A personal album that places Modern Baseball at the top of the post-punk genre
A lot of people treat pop-punk as blanket term for generic songs about hating your home town and missing your girl/boyfriend. It’s the term people associate with ‘Teenage Dirtbag’, Blink-182, ‘In Too Deep’ and scrawny guys wearing tank tops and snap-backs. It’s even a phrase which has become synonymous with pizza….
“He’s been haunting my dreams at night…..”; Modern Baseball’s new record ‘Holy Ghost’ opens with a slow, sombre title track which band member Jake Ewald wrote about the death of his grandfather – not your typical ‘Pop-Punk’ song. That’s what initially strikes you about this record, it’s pop-punk but not as we know it, the sound and style is there but gone is the generic lyrics and strong themes designed to help the listener connect. Instead this is a very personal album from the boys from across the pond, not dealing in the vague and relatable but instead in the specifics.
With the LP split in two with the first half written by Jake Ewalds and the second half by Brendan Lukens each portion has its own unique qualities and personal touches and yet comes together brilliantly as a whole.
In songs 1 to 6, Jake takes the reigns steering the album through the style synonymous with the bands first 2 albums but a lyrical style that comes across as more personal tha reflected on previous outings. The song ‘Holy Ghost’ feeds into ‘Wedding Singer’ which is what one would call a ‘classic’ MoBo song. The subject of the first music video of the album, the song (and video) reflects one part of the theme for Ewalds half of the album – finding someone. The rest of Ewalds half follows suit with building on a sound which the band had previously cemented as their own.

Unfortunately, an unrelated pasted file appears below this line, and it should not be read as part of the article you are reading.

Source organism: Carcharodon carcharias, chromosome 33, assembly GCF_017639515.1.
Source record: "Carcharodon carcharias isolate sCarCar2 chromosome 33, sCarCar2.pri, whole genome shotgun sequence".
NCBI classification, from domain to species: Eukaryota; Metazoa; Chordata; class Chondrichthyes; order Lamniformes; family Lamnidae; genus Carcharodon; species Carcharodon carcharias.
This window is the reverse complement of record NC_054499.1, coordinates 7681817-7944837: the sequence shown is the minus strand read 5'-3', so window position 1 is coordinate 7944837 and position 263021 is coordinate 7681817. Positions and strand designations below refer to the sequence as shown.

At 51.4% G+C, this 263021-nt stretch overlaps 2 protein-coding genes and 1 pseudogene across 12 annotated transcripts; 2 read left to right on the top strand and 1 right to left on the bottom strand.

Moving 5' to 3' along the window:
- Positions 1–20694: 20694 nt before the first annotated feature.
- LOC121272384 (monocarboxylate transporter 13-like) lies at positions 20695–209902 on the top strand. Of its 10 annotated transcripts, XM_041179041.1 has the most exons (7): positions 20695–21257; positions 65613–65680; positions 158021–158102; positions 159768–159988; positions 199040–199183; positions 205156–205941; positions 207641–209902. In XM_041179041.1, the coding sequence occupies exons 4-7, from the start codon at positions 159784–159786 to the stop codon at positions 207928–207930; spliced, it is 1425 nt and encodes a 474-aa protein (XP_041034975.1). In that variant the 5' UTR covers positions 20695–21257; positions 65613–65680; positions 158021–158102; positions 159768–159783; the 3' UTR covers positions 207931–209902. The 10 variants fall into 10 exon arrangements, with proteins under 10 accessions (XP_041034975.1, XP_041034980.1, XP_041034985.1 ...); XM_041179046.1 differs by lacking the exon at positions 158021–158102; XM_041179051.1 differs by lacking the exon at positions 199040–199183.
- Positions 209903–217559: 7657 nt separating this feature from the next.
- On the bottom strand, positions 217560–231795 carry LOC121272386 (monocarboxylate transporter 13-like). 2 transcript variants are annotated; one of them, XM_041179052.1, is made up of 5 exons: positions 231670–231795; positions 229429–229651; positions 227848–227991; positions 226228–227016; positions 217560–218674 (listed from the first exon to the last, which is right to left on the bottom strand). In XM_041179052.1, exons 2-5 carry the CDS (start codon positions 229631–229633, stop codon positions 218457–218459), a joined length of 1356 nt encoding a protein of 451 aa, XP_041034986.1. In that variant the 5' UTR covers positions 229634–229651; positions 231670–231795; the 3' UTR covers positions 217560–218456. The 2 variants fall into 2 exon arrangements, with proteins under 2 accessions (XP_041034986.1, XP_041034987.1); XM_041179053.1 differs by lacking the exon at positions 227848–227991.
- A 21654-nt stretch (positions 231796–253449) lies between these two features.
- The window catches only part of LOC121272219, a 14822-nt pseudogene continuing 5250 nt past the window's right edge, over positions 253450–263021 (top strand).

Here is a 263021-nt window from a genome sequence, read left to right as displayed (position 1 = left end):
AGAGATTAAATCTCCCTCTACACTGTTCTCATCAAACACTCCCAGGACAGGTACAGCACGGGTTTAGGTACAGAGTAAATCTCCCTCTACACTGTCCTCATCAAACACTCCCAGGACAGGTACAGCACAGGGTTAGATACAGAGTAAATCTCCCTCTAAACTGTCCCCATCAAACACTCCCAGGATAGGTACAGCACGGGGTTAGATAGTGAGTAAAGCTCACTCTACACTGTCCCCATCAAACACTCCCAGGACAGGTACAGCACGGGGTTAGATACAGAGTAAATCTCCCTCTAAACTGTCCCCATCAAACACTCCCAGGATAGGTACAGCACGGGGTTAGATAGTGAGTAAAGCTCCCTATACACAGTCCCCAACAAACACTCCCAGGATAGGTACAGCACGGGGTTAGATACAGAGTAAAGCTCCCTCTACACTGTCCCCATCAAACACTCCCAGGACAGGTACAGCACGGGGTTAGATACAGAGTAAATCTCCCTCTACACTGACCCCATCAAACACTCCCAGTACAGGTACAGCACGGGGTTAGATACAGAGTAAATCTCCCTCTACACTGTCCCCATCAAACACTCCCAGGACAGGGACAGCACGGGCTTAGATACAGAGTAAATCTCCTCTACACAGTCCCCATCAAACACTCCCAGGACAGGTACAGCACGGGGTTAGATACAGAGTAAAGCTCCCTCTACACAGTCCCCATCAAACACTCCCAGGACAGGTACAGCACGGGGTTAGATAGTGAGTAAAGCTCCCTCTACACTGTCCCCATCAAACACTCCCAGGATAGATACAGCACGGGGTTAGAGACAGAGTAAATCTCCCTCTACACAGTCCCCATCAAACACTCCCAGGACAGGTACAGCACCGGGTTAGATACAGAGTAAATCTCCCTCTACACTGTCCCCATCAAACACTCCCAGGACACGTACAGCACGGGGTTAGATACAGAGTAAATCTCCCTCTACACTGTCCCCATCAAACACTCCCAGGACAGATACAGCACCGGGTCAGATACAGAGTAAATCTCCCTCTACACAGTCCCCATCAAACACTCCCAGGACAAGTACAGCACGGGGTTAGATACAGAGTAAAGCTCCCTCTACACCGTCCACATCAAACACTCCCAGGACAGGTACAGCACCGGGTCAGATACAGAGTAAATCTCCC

On the B-side Lukens takes over and introduces a slightly ‘thrashier’ sound to the band which has only been seen in glimpses on the previous albums. Each song is a short burst of a dark room, lonely night shout along. Last year MoBo cancelled a series of dates so that Brendan could go to rehab having being diagnosed with bipolar disorder – a subject which is covered in their documentary ‘Tripping In The Dark’ – and the struggles he has faced are covered in the second half of this album. This comes through clearly in the last song ‘Just Another Face’ which attacks the subject in a refreshingly honest and frank way – opening with “I’m a waste of time and space / Drifting through my selfish ways” – the song reflects how difficult it was for Lukens to open up about the subject and how facing his problems effected him and the band.
Despite Lukens and Ewalds attacking different themes in each side of the record, it somehow comes together as a whole and becomes a musical biography for the band since the release of ‘You’re Gonna Miss It All’. Each personal touch on this record dispels the theory that something must be generic to be relatable and will, without a doubt, grow Modern Baseball’s already substantial following.
This Modern Baseball article was written by Luke Priestley, a GIGsoup contributor